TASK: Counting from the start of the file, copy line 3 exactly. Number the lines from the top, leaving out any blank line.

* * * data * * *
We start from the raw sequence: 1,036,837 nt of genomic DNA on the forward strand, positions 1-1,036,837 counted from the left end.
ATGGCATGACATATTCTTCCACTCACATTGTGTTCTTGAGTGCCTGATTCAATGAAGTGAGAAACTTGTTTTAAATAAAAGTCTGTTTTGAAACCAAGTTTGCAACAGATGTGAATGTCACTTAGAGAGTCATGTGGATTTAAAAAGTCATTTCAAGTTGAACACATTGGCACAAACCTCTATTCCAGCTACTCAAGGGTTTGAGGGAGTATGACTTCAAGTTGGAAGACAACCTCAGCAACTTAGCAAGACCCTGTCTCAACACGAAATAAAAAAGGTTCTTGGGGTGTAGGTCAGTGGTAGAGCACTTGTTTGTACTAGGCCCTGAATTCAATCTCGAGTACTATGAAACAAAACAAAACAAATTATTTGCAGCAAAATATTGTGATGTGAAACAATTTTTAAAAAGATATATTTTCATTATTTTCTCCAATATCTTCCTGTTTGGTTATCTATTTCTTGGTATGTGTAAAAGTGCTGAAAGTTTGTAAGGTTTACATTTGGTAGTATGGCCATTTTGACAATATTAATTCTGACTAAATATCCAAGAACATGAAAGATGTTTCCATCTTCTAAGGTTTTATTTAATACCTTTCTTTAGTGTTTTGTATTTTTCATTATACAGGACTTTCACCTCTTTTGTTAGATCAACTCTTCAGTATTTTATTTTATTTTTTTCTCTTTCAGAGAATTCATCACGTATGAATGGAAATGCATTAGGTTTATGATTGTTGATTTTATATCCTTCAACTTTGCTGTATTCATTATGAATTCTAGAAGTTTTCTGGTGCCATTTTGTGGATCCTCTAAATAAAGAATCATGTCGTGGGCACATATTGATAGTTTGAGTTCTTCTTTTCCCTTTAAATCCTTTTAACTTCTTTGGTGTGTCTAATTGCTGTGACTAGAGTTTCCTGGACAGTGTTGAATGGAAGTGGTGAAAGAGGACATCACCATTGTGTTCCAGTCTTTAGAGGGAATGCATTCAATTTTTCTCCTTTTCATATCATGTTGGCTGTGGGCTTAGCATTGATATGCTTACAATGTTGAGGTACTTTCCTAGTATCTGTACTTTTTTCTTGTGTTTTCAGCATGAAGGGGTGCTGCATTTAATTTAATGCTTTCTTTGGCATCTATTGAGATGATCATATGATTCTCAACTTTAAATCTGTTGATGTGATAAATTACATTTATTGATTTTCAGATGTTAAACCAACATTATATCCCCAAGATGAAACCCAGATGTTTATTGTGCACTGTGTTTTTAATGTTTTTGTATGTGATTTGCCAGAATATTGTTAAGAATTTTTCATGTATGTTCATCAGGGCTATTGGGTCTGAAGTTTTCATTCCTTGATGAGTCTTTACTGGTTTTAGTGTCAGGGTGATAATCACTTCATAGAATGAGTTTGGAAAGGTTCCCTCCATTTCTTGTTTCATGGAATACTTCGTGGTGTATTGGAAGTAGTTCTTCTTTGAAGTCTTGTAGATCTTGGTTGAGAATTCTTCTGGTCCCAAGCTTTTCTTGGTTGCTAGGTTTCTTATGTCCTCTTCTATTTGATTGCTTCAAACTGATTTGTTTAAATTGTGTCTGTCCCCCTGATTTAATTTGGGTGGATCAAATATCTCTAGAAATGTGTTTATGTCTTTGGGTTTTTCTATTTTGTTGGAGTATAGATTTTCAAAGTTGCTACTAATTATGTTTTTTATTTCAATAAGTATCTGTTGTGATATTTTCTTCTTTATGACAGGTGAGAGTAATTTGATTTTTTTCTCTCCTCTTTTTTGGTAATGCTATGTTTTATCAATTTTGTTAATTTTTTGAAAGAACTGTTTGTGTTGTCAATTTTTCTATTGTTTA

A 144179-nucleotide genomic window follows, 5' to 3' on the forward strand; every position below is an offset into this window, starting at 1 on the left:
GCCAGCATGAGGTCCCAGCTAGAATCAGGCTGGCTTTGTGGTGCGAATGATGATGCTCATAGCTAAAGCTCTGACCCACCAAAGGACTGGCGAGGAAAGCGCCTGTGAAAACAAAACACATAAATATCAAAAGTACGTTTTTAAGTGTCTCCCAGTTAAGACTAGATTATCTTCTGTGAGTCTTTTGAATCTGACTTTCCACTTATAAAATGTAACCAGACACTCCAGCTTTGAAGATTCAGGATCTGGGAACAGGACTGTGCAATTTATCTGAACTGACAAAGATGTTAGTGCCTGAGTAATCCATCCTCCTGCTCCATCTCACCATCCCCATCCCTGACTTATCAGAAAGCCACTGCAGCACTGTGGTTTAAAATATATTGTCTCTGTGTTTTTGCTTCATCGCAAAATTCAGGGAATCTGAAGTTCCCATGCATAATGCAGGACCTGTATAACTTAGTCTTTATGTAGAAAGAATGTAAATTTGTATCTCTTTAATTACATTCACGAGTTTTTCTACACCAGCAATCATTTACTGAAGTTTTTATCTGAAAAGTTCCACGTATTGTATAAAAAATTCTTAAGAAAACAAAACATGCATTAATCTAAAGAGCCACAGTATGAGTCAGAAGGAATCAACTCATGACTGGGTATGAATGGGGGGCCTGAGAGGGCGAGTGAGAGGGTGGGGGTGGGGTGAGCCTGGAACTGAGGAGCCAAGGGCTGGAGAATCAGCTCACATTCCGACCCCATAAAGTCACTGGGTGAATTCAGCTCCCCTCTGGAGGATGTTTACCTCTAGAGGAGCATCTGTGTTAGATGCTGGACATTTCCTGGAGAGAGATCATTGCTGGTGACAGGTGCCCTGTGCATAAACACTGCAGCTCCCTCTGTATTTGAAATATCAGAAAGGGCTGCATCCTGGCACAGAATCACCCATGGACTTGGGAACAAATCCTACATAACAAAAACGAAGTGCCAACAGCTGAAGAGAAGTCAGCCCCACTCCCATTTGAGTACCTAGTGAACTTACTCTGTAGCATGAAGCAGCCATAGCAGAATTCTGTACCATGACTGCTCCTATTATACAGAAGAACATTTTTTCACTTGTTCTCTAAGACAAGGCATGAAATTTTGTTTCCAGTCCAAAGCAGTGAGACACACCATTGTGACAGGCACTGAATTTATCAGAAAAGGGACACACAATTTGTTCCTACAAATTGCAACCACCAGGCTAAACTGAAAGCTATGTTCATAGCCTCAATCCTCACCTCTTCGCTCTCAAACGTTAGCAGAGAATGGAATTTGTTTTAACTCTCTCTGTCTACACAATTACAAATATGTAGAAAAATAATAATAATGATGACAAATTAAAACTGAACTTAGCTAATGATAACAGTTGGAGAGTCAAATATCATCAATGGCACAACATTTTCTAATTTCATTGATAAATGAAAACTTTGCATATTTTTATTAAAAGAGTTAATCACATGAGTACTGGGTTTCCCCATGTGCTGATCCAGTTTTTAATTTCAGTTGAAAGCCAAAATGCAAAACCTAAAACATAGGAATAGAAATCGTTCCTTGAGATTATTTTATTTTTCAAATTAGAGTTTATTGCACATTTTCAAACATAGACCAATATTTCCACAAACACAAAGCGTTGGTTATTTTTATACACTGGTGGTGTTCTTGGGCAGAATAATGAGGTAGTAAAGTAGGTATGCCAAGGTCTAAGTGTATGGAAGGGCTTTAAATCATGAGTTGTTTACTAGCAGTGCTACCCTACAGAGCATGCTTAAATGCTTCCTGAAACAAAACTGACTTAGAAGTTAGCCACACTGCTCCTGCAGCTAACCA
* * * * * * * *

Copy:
A 144179-nucleotide genomic window follows, 5' to 3' on the forward strand; every position below is an offset into this window, starting at 1 on the left: